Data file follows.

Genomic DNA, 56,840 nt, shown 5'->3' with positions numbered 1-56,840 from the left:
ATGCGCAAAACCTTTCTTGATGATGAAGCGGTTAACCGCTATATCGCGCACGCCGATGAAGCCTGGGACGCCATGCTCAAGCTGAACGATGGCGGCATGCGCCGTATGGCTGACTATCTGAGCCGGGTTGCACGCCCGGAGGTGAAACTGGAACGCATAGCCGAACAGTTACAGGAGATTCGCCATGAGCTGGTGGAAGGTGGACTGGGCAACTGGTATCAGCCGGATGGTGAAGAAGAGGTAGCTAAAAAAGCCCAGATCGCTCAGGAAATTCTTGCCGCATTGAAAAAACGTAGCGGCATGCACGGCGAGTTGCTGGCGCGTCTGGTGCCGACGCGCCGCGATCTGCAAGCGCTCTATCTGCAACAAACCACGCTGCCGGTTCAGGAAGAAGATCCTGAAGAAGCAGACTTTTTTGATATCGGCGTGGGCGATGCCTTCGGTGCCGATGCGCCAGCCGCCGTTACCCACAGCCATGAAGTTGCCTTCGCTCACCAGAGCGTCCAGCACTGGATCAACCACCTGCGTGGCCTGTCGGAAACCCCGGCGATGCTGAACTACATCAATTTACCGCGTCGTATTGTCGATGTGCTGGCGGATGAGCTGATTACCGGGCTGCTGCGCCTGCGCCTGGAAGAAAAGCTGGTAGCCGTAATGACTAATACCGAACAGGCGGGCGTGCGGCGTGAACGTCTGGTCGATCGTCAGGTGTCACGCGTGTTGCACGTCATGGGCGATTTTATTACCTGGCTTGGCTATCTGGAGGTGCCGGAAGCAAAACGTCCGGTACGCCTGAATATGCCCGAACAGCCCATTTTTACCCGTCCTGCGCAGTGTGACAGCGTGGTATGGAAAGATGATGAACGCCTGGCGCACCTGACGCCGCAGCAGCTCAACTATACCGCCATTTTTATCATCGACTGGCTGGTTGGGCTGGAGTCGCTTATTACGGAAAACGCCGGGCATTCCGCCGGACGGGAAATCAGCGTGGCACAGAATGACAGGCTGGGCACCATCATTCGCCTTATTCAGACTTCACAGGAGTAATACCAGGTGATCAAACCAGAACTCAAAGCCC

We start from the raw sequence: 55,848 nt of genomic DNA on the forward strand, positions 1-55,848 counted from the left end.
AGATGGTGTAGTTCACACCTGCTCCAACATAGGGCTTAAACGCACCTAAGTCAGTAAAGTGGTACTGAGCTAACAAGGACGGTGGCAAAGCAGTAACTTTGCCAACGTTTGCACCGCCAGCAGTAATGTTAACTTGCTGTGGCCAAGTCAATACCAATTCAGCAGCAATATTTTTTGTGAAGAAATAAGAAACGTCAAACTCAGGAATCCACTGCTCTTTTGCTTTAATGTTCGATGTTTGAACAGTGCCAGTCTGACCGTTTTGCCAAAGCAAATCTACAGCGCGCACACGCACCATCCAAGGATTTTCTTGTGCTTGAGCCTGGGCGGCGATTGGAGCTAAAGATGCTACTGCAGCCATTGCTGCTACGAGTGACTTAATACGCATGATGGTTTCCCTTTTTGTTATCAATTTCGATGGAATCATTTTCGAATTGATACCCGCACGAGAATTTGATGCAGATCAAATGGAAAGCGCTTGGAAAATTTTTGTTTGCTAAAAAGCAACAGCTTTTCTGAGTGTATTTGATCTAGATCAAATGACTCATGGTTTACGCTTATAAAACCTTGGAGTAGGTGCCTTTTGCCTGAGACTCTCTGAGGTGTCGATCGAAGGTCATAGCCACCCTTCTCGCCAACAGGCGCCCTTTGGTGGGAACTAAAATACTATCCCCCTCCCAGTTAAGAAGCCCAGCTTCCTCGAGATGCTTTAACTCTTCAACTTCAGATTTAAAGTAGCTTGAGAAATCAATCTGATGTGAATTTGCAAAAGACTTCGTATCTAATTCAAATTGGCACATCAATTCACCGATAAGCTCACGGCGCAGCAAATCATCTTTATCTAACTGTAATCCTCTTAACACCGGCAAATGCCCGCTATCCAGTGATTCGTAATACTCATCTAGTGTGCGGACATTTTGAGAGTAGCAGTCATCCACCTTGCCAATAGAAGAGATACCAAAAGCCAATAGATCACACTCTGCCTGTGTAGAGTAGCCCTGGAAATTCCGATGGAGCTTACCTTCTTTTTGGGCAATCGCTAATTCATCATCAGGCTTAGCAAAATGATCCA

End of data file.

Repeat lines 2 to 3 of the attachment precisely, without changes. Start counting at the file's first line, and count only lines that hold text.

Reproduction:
ATGCGCAAAACCTTTCTTGATGATGAAGCGGTTAACCGCTATATCGCGCACGCCGATGAAGCCTGGGACGCCATGCTCAAGCTGAACGATGGCGGCATGCGCCGTATGGCTGACTATCTGAGCCGGGTTGCACGCCCGGAGGTGAAACTGGAACGCATAGCCGAACAGTTACAGGAGATTCGCCATGAGCTGGTGGAAGGTGGACTGGGCAACTGGTATCAGCCGGATGGTGAAGAAGAGGTAGCTAAAAAAGCCCAGATCGCTCAGGAAATTCTTGCCGCATTGAAAAAACGTAGCGGCATGCACGGCGAGTTGCTGGCGCGTCTGGTGCCGACGCGCCGCGATCTGCAAGCGCTCTATCTGCAACAAACCACGCTGCCGGTTCAGGAAGAAGATCCTGAAGAAGCAGACTTTTTTGATATCGGCGTGGGCGATGCCTTCGGTGCCGATGCGCCAGCCGCCGTTACCCACAGCCATGAAGTTGCCTTCGCTCACCAGAGCGTCCAGCACTGGATCAACCACCTGCGTGGCCTGTCGGAAACCCCGGCGATGCTGAACTACATCAATTTACCGCGTCGTATTGTCGATGTGCTGGCGGATGAGCTGATTACCGGGCTGCTGCGCCTGCGCCTGGAAGAAAAGCTGGTAGCCGTAATGACTAATACCGAACAGGCGGGCGTGCGGCGTGAACGTCTGGTCGATCGTCAGGTGTCACGCGTGTTGCACGTCATGGGCGATTTTATTACCTGGCTTGGCTATCTGGAGGTGCCGGAAGCAAAACGTCCGGTACGCCTGAATATGCCCGAACAGCCCATTTTTACCCGTCCTGCGCAGTGTGACAGCGTGGTATGGAAAGATGATGAACGCCTGGCGCACCTGACGCCGCAGCAGCTCAACTATACCGCCATTTTTATCATCGACTGGCTGGTTGGGCTGGAGTCGCTTATTACGGAAAACGCCGGGCATTCCGCCGGACGGGAAATCAGCGTGGCACAGAATGACAGGCTGGGCACCATCATTCGCCTTATTCAGACTTCACAGGAGTAATACCAGGTGATCAAACCAGAACTCAAAGCCC

We start from the raw sequence: 55,848 nt of genomic DNA on the forward strand, positions 1-55,848 counted from the left end.